If you are studying biology maybe you are thinking to continue working in a doctor’s degree. Is it worth it? How much time and effort will you have to dedicate? Know firsthand the experience of writing a thesis and getting a doctor’s degree with this interview with primatologist Mireia Olivé.
THE INTEREST IN PRIMATOLOGY
Mireia, thanks to dedicate your time to All You Need Is Biology to share your experience. Let’s start from the beginning: when did you know you wanted to study biology? Why did you choose this degree and not another?
The thing is that the choice was not easy because I have always liked a lot of things and it was difficult to decide. To choose the degree, one of the criteria I took into account was that the field should open doors for a future projects (in a professional way), enabling me to be more interdisciplinary. What finally did tip the scales was the emotional part: it was really motivating to know that, someday, I might know things that I always wondered (in the field of primates, especially).
Why did you do a PhD? Did you have a professional future in mind, the opportunity arose without thinking about it..?
It’s funny that I really undertook a doctoral thesis because I had never thought about it. While some friends of mine had no doubts about conducting research, I was involved in other projects that weren’t related to research and I didn’t have in mind taking a PhD. Actually, it was a proposal of my academic mentor from the Master’s degree in Cognition and Evolution of Primates I had already done. After considering it (and knowing that I could continue working in my other projects), I accepted.
On what topic was your thesis? What research did you carry out?
My thesis studied the relationship between hierarchy and groomingin a group of Barbary macaques (Macaca sylvanus). To integrate these two concepts and see how interrelated, the research was focused on several aspects:
First; bibliographic, regarding the hierarchy and grooming.
Third; empirical, observing individuals in a group of macaques.
WORKING IN THE FIELD
Let’s talk about the empirical aspects: in what area did you take out your observations?
The empirical part was a bit difficult to start because we struggled to find a group that was representative enough, since it had to have a minimum of individuals of each gender and age class, and from a particular family of primates. Finally, after several failed attempts (we had already begun observing a group but we had to stop because there were problems with the animals), we chose a group of a French park near Poitiers called La Vallée des Singes, where the Barbary macaques group met all the requirements we had set. In addition, it was a semi-captivity group, which provided many advantages over other options we had already considered.
So you had to do some research abroad. How do you evaluate the experience?
It was a very interesting experience that allowed me to meet students, technicians and professionals of the “animalier” sector and in the primatology field, to expand the circle of friends and to improve my level of foreign languages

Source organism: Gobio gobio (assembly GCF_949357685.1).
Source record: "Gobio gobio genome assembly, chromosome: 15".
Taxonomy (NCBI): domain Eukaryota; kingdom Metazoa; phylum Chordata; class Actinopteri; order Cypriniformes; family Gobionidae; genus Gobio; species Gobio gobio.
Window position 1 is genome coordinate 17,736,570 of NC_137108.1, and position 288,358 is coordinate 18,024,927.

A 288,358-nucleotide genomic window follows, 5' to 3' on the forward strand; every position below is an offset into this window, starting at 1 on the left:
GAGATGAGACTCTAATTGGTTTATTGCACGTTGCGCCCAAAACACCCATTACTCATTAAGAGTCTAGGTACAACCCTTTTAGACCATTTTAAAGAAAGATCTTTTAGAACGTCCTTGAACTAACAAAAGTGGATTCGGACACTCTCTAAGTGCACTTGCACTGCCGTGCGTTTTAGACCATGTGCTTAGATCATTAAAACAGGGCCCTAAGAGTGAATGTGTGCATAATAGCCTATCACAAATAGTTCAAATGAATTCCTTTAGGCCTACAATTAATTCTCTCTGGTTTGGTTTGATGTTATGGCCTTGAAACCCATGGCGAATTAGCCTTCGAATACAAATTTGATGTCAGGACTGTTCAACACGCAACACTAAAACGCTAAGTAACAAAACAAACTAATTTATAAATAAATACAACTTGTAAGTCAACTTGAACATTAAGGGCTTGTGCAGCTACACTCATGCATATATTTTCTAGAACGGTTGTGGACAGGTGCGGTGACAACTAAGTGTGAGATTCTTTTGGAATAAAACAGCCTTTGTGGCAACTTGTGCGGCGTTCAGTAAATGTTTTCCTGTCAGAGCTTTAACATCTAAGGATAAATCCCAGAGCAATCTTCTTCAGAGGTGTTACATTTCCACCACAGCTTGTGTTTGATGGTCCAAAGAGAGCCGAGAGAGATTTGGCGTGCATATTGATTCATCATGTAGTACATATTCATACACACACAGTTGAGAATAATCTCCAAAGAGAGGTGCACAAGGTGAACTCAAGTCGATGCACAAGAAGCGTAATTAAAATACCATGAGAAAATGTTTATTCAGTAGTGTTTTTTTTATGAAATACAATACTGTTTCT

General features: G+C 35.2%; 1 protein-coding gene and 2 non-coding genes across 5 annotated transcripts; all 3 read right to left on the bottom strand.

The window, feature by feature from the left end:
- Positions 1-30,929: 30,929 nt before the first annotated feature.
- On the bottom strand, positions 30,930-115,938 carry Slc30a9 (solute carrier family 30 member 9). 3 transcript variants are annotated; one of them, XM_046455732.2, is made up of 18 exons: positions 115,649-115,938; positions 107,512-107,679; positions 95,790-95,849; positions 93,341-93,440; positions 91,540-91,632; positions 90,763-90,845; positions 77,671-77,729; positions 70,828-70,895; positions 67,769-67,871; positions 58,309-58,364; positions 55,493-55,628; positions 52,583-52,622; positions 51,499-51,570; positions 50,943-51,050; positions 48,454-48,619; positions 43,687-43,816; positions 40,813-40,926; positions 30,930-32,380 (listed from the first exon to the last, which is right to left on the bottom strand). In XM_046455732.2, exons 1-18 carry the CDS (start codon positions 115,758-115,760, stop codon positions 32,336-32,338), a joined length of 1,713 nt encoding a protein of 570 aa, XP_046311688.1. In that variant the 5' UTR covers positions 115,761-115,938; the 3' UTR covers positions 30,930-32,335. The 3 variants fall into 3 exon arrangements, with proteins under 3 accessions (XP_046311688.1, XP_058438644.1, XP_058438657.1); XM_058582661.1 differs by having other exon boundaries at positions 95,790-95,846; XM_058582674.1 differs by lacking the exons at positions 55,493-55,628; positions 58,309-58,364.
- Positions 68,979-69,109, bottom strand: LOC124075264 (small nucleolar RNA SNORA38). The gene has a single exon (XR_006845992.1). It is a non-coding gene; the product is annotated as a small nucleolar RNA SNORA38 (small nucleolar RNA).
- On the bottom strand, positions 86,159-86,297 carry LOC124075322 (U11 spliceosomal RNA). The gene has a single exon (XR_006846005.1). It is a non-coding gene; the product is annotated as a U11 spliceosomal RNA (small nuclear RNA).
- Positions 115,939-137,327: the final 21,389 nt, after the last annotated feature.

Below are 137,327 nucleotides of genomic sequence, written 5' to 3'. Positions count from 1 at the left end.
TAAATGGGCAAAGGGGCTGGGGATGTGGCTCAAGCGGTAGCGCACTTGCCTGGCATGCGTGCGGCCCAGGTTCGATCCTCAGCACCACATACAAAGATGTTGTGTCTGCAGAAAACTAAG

Working in the field was very hard?
The fieldwork was very intense, because I wanted to take advantage of my time collecting as much data as I could (even considering further research to develop at the end of the PhD). Going out to observe animals is a task that requires a lot of perseverance and dedication: once the dynamics is established, observations must be maintained in all conditions. This means it had to be done even if it rains; the temperature is below 4° C; on weekdays and on weekends, and at any time of day. The empirical part, however, was the best of the PhD.
Did you experienced fear at some time?
Usually the sessions were quiet, but twice went pretty scary. The place where the observations were made was directly on the territory of macaques, an extension of 3.3 hectares of forest where the animals were circulating freely. At peak times park staff checked that everything was in order, but I could be on the other side of the territory and I often did not see anyone all day. In the group there were several juvenile females, eager to play and challenging me.
Once, I was surrounded by the group of the four youngest females. They approached me and stretched my clothes. I was a bit scared (it was an aggressive way to play). The situation was complex, because at that time I had already been more or less accepted by the group as an observer and I could be quite close to animal. I frightened them to let me go, not only I risked to lose that confidence, and consequently the ability to observe their behavior closely, but at the same time, the group would have attacked me to help the youngest without hesitating (adults are very strong and have very long fangs).
TIPS ON PhD
Dedication is very big, is it possible to combine the PhD with a job? Can you give an idea to future students how much is the workload?
The workload is heavy, either combining the PhD with a job (which was my case) or doing the thesis exclusively, and perseverance to move forward is necessary. For me it was important not to stop working and continue participating in other projects that were not related to research, so I assumed it would take longer to finish my PhD. Being focused was important to continue working on all fronts